What do you teach Milo about gender, sexuality, and expression, and what values do you hope to instill in him?

We teach Milo that everyone is different and that [however] they choose to express themselves is OK. We must respect everyone, and be kind to one another. Our family is different from other families, so he already knows the importance of being respectful to other people.

Values we hope to instill in him are to be empathetic, supporting, to stand up for himself and his friends, to be vocal at what he wants. So far, we think we are doing a good job!

What are the greatest challenges of gay parenthood? What are the greatest joys?

I think the greatest challenges of gay parenthood are breaking down those gender biases and stereotypes. Men can be great parents, just like women can.

When Milo was just born, we received a lot of unsolicited advice on how to take care of our son. Many questions were asked of our family, like, ‘Where is his mom?’ or even, ‘Who does the mommy stuff?’ We never got angry at these questions, but always used them as learning opportunities and teachable moments.

The greatest joys of parenthood is coming home after a long, stressful day and getting a big hug and kiss from Milo and being told, ‘I love you!’ There is nothing that can melt the stress away [more] than hugs and kisses!

What advice do you have for other dads?

Spend as much time with your kids as you can. Cherish every milestone, take tons of videos and pictures. Be in the moment with them and be patient.

Kids take an awful long time to do things, and try to relish in that. One day they will grow up and appreciate their inquisitiveness.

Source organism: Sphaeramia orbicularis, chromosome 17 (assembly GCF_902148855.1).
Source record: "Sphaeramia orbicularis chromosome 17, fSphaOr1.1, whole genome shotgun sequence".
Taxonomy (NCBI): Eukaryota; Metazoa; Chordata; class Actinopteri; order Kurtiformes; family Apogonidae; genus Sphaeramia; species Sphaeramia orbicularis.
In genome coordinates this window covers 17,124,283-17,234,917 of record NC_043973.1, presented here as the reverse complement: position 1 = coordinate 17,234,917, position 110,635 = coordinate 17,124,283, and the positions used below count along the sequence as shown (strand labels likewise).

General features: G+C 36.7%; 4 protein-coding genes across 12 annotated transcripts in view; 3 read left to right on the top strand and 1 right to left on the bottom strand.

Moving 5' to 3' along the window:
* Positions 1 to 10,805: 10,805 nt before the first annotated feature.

Your beautiful birth photo has been shared around the world. What does this means to you?

Every time I look at our photo, I just stare at it. I look at our faces and how we are overcome with emotion meeting Milo when he was just seconds born. I look at our surrogate, Kathy’s face, which is one of relief, and happiness, and awe, and I look at our midwife’s face, who is smiling.

WATCH: The story behind the photo. Story continues below.

This picture brings back so many wonderful memories from his day, and we were so lucky that our photographer, Lindsay Foster, happened to capture this moment, all unexpectedly. We get asked why this picture garnered the attention it did and honestly I think it resonated with so many people because no matter gay, straight, man, woman, we all feel the same love for our children when we meet them for the first time.

What do you want more people to understand about surrogacy?

That it may not be for everyone. Surrogacy is a long journey, and it can be a roller coaster of a time. There are a lot of factors that come into play, and you need to be committed, be financially prepared and know that you may not get pregnant.

That being said, surrogates are amazing women who want to help create families, and when you meet that special woman who wants to help you create your family, they also become an extension of your family.

You’re also passionate about skin to skin. What do you want more dads to understand about this practice?

Skin-to-skin care is so important for bonding with your baby. At first we weren’t really aware of this practice, and our midwife walked us through the process of how the birth would go. She said that once the baby is born, we would take our shirts off and the baby will be placed on our chest. We thought this was some type of “earthy” thing midwives did and thought everyone was going to be naked!

After reading up on it, we learned that skin-to-skin care is so beneficial for bonding with your baby. It regulates their heart and body temperature, and they also recognize your scent. We continued for months after Milo was born with skin to skin, and we feel it helped create a special bond.”

Canadian Dads We Love

Also on HuffPost: